I’ve always liked to read books and organize things, I guess you could say I was born to be a librarian, but maybe I’m just a glorified pack rat!
I’ve had a job at the Hoover Institution Library and Archives at Stanford University for ten years. I worked at Hoover part time while I was at San Jose State University, studying history for my bachelor’s degree and continued working while I earned my master’s degree in library and information science (also at SJSU). Since I started working full time, I’ve been fortunate to experience life in a research library from almost every angle. I create museum exhibits, write articles, lead tours, blog, make presentations on topics in 20th Century history and teach research strategies to all types of students, professionals and local groups. My current focus is answering research questions by email, phone and in person, as well as organizing and describing newly-acquired collections of materials. I’m passionate about World War II history so I can’t imagine a better place to be!
Since I get so much satisfaction from helping people as part of my work, I decided to start ResearchTeacher.com to reach an even broader audience. I’ve always wondered why research gets so little attention in school. Beyond the occasional teacher who recognizes its importance or a friendly librarian, most students have to figure out how to research on their own and the skills they learn are often incomplete. I think basic research skills are crucial to academic success. Many people make do without basic research knowledge, but why should we waste our efforts struggling to find information? When we know where to look, research shouldn’t be a big challenge. We should focus on how we use the knowledge that we discover, rather than spend our time searching. To be a good researcher you have to do three things:
1. Ask the right questions
2. Find the best sources
3. Use those sources well
It’s my humble hope that ResearchTeacher.com will help you to become a better researcher. A personal goal of mine is to become a better writer, so I decided that writing a regular blog would be the best way to sharpen my skills. I want this site to be valuable, entertaining and ultimately inspiring. Maybe a forum for PhD students would be a good resource? Perhaps a tutorial on family history research? I’m open to any thoughts and suggestions.
Research is just a means to an end, a tool for accomplishing our goals. Some of my goals include earning a PhD in history, writing a book and a screenplay (5 pages so far!).
What are some of your goals? What do you need to research to achieve them?
Research Teacher is focused on helping you learn how to research. Whether you’re a graduate, undergrad or high school student, an amateur historian, genealogist or anyone else looking for information, you’ll learn something new here.
My name is Nick, and I’m a professional librarian and archivist. I work at a research library at Stanford University and I’m passionate about helping people find the information that they need to reach their goals. I created ResearchTeacher.com to challenge myself to be a better researcher, writer and ultimately to help you.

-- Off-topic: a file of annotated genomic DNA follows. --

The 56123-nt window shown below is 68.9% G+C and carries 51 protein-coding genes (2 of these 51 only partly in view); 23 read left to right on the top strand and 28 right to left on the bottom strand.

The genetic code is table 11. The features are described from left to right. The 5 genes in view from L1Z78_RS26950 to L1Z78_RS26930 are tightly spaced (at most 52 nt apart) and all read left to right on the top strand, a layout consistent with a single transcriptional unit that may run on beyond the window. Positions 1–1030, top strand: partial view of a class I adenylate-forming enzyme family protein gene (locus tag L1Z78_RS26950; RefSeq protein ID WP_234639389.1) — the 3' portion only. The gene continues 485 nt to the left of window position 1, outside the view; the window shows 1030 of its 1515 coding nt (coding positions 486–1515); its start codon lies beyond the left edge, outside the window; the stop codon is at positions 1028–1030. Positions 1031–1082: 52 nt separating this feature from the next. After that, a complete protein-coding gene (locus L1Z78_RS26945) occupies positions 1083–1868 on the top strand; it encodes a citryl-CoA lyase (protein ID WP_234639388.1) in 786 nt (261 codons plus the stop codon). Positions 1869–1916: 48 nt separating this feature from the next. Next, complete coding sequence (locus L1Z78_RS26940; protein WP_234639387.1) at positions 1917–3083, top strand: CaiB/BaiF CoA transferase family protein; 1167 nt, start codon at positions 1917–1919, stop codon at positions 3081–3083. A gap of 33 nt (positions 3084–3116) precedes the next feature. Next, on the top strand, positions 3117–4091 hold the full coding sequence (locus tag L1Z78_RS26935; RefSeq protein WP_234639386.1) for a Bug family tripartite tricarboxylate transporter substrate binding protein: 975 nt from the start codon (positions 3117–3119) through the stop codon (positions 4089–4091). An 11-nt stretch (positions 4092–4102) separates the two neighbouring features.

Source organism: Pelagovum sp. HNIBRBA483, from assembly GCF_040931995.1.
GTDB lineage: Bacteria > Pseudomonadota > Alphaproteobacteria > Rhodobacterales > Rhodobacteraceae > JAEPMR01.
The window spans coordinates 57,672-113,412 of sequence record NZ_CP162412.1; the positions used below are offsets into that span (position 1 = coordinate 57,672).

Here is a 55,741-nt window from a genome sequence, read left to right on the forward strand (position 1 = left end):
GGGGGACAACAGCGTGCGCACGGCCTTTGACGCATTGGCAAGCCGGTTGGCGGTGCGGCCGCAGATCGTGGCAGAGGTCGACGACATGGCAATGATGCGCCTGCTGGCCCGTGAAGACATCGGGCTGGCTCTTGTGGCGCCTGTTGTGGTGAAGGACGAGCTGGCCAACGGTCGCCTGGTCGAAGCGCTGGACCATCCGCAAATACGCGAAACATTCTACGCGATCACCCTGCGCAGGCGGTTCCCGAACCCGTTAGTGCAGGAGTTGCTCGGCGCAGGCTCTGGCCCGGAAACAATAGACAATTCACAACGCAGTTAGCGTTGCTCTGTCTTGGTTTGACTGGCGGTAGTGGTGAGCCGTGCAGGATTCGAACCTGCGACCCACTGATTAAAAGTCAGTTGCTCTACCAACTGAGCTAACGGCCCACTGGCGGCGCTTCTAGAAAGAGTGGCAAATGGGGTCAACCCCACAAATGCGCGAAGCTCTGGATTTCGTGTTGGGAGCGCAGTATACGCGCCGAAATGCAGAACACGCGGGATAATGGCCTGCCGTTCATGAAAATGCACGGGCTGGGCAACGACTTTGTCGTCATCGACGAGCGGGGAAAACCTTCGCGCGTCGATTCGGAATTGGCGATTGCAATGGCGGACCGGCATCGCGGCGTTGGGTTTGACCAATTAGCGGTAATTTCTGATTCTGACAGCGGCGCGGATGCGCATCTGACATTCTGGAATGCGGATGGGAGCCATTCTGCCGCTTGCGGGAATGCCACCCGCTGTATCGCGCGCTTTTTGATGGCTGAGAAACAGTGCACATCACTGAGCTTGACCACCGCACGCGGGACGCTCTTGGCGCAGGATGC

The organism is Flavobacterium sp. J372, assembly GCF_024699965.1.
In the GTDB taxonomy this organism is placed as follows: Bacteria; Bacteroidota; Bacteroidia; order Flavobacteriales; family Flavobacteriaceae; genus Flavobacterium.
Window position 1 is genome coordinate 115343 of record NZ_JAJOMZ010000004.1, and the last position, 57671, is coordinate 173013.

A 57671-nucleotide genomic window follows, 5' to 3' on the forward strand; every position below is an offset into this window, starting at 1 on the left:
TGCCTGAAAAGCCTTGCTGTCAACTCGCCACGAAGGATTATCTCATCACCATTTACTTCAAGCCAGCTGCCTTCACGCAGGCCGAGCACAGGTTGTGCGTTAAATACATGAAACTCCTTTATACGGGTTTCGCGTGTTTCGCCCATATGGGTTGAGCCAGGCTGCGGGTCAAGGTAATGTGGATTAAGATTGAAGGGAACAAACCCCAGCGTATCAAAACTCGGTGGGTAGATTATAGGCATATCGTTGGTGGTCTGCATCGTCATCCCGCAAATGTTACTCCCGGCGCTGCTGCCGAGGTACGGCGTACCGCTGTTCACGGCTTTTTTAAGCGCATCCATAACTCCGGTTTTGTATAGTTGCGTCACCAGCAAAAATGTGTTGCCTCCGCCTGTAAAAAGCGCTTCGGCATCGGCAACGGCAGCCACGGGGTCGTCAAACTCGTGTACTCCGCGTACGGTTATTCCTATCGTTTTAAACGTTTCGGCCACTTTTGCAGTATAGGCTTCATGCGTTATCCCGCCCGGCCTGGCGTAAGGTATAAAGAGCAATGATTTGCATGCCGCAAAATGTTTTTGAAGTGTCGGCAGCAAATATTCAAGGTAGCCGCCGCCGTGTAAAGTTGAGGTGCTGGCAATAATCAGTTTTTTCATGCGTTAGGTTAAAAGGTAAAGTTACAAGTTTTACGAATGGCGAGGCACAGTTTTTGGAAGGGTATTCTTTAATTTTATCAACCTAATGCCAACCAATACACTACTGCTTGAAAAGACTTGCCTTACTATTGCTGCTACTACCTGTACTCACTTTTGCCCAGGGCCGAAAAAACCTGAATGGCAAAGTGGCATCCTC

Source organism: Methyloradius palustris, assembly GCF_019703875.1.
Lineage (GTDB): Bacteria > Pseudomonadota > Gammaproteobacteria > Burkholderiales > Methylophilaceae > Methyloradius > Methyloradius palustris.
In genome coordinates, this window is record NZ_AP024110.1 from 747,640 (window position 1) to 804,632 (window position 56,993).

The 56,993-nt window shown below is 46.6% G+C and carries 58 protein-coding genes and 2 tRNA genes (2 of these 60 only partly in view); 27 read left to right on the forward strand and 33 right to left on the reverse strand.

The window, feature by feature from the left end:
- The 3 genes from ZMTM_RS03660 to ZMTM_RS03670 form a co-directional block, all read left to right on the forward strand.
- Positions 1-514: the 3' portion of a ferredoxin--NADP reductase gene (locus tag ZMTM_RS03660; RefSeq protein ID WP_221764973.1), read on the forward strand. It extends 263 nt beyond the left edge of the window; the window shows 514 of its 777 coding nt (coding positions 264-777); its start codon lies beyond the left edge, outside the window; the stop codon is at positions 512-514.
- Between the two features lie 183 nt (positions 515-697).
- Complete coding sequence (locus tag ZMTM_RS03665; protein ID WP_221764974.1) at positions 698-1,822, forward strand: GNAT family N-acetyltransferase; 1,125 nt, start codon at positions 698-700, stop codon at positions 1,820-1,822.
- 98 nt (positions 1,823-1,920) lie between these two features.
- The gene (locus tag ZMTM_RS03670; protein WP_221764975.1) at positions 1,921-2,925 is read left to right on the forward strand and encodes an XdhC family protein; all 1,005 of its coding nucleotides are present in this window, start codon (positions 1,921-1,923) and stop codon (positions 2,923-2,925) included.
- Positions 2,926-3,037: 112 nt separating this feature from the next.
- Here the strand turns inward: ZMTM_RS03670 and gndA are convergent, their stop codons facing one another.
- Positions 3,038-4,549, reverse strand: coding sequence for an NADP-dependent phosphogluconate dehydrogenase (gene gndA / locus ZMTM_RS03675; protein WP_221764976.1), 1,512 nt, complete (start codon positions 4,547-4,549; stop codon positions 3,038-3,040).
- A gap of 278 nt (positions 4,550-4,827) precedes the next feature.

It took me many years to learn the research skills that have helped me become successful professionally, academically and personally. I realized that most of us aren’t taught how to research, whether it’s online, in a library or archive. We’ve learned most of what we know through experience, trial and error. I think research is frustrating sometimes because we don’t know where to start.
I’ve decided to share my knowledge so that you can learn to enjoy research, find the information that you’re looking for and get on with pursuing your dreams, whether you’re trying to earn a PhD or write your family history. I’ll answer questions like: How should I approach PhD research? How can I start a family history archive? What’s the best way to read a book?
Here are three tips to improve your research skills right off the bat:
1. Ask the right questions. Maybe the topic you’ve selected is too broad and you don’t know where to start looking. Perhaps your question is so narrow that you can’t see the forest from the trees. Make sure that you have a specific target in mind, write down exactly what you are looking for in the form of a question and then start your search.
2. Take great notes. The act of writing imprints information more firmly in our memories, so experiment with jotting down information even if you don’t plan to go back to your notes often. I prefer to write down my notes on paper, but you can type them on your computer if it’s more comfortable for you. You might end up typing notes when you are researching online and writing them out when you are reading a book or looking at documents.
3. Set limits. For some questions finding the answer will be like looking for a needle in a haystack. Stay focused on your main question and don’t sweat the details if they aren’t crucial. Asess your progress after specific intervals and decide if your time is well spent.
Come Join In
The most rewarding questions for me to answer will be the ones you submit. Please leave a comment or send me a message. Tell me how you’d like to see this site grow. Your questions, knowledge and insights will be the true reward. Sign up for my newsletter for even more great information. Thanks for reading and lets get going with our research!